> > > Because it is a game, it could garner a large and persistant
> > > userbase/populance/part-time inhabitants within a few years. EverQuest
> > > boasts 300,000 subscribers, for example.
> > >
> > Yes. But you have to allow a lot of freedom, at least as much
> > as in the real-world, to have a true virtual society/world
> > evolve. You need a set of basic "physical" laws and a few
> > constraints on the inhabitants. You also need that world to be
> > taken seriously and have serious potential for real gain and
> > loss and the creation of real value. It needs more than to just
> > be "fun".
>No you don't, no it doesn't. People build complex communities with intricate
>rituals, histories and mores on FPS shooter servers, you know, let alone in
That's true - but I'm not interested in wasting my precious survival time
like they are on pointless pursuits. There has to be a real-world benefit
or why bother? In the 1970's, I played one of the first "Shoot Down the
Airplane" games on an Altair (or maybe it was a Processor Tech) - I wasted
two hours on that and, realizing that games are an addicting waste of time,
swore never to do it again. I have played a couple games when I owned an
Atari 520 ST, and I'm very impressed with the current crop of games which
are more like movies than games - but that just means I'd waste even more
time on them :-}
On the other hand, how about SEX? As I mentioned to Samantha, a VN built
around a "Virtual Sex-World" would attract a LOT of people and probably be
>I'd suggest you bite the bullet and dive in and play some of these games for
>a little while. Do some research. If you think that people don't take these
>game worlds seriously, that the level of rules and laws are inconsistant
>with real societies, then you definately need to go look at the communities.
I guess I'll have to do some research, since the notion intrigues me as a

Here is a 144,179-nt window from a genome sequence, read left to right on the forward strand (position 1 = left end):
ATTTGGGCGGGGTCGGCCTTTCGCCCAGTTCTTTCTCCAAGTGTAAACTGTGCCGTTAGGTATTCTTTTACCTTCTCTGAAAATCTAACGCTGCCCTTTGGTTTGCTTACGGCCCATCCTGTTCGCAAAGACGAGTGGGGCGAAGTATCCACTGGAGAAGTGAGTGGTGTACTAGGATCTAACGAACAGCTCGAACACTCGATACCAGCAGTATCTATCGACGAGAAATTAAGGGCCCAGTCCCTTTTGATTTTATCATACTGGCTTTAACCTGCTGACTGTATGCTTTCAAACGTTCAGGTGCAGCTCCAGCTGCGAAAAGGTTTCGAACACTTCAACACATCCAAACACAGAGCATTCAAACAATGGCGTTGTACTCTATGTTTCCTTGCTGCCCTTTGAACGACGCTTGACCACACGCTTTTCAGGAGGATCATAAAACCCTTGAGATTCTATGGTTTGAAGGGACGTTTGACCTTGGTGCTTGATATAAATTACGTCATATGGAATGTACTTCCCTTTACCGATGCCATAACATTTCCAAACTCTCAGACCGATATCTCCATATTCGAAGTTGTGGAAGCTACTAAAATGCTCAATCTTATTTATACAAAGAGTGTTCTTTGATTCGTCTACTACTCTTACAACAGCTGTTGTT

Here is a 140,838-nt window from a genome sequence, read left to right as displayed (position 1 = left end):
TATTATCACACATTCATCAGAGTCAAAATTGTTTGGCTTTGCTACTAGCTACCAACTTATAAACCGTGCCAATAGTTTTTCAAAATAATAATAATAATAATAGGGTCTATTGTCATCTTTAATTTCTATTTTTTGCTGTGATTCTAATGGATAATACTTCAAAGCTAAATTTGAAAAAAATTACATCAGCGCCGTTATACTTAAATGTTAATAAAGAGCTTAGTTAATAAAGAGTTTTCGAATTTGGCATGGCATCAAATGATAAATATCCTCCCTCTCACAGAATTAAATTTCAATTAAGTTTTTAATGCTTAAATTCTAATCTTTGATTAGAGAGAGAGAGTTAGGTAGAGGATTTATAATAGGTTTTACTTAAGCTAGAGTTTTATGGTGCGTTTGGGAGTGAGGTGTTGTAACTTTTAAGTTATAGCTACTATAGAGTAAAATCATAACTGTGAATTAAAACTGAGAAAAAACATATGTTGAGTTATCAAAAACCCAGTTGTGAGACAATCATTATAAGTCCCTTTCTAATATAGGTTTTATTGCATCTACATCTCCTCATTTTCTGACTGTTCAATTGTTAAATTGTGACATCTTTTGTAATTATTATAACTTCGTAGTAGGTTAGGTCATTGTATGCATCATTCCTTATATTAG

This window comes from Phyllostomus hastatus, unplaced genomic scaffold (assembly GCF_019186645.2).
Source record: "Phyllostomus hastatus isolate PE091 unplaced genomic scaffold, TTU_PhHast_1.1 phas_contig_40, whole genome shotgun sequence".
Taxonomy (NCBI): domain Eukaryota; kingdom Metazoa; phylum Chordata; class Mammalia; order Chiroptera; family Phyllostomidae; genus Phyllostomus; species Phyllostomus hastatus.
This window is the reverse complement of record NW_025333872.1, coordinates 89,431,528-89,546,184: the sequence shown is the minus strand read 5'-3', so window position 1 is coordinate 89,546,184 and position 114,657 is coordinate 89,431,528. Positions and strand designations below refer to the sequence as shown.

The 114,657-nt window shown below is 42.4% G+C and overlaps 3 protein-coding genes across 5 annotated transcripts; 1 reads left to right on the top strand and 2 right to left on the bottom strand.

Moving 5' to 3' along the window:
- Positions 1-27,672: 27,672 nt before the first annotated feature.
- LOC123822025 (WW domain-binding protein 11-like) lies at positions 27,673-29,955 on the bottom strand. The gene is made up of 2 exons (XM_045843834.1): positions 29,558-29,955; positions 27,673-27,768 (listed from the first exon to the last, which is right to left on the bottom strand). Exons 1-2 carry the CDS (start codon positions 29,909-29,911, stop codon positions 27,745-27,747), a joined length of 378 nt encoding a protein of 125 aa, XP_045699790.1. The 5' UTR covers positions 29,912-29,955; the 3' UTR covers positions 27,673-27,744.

means of revenue generation [I'm on Welfare at the moment :-}]
>All of which is currently researched, white papered, planned, theorized,
>outlined, and in some cases actually prototyped. Go research.
I agree. The bandwidth and computation issues can be resolved within five
or ten years with optical networking, Linux Beowulf cluster technology, and
more work on true distributed computing. Intel is projecting 20GHz PCs
within three years.
BTW, the open-source people are reverse-engineering Microsoft's .NET to
insure that the open-source community such as Linux can interoperate with
it. I'd back that since I *don't* want Microsoft honeycombing *my* VN with
their spyware and security flaws.
>I've always said you singularitarians have your clocks wound too tight.
>Barring someone getting lucky with a hard takeoff, society as a whole isn't
>going to roll out a singularity within the next ten to twenty years.
I agree. My estimate is at the low end 2020 and more likely around 2050
give or take ten years.
> > You need real goods beyond entertainment items that are produced
> > within the VR and real goods that flow in the reverse direction
> > if you are going to effectively create a new kind of society in
> > virtual space.
>Why would this be? Have you checked the internation money flows for
>tangibles vrs intangibles recently?
As for entertainment goods, again, how about SEX? A VN with complete
sexual freedom and potent scenarios would attract many participants - more
than anything else I can think of. The resulting economic clout - look at
the 15 million porn sites bringing in billions. For *real* clout, however,
you would need to enter the financial markets, as you indicated, or have an
effect somehow at large commercial/industrial market exchanges and
ecommerce. But sex would be a huge jump-start...
>---> the animated silicon love doll
> >What do we export? How would the being a citizen of this virtual nation
>work? Would it be my house/apartment
> >seceding from the US (or wherever)? How would that work if I was renting my
>home, or living with my parents (as
> >I do)?
>You get whatever the virtual nation can muscle out of existing nations via
>simply having stuff to trade. Dual citizenship, preferential treatment,
>access to money markets. Like being an ex-pat. As soon as sufficient flow
>across borders exists, money changers spring up. So get paid in virtual
>currency, avoid real nation income taxes, use money changers.
>I can see income taxes being the first line of battle, actually. If you have
>a significant body of people productively working in a virtual nation and
>not paying much in the way of income taxes to the real nation, that's going
>to put noses out of joint.
I don't expect a VN to really be able to muscle any serious concessions out
of real states - they'll go to war first. You have to be able to threaten
the real state in the real world with real technology. Remember - the real
states have real guns and those guns work without computers. However, real
personal benefits such as tax evasion could accrue in the physical world, I
Richard Steven Hack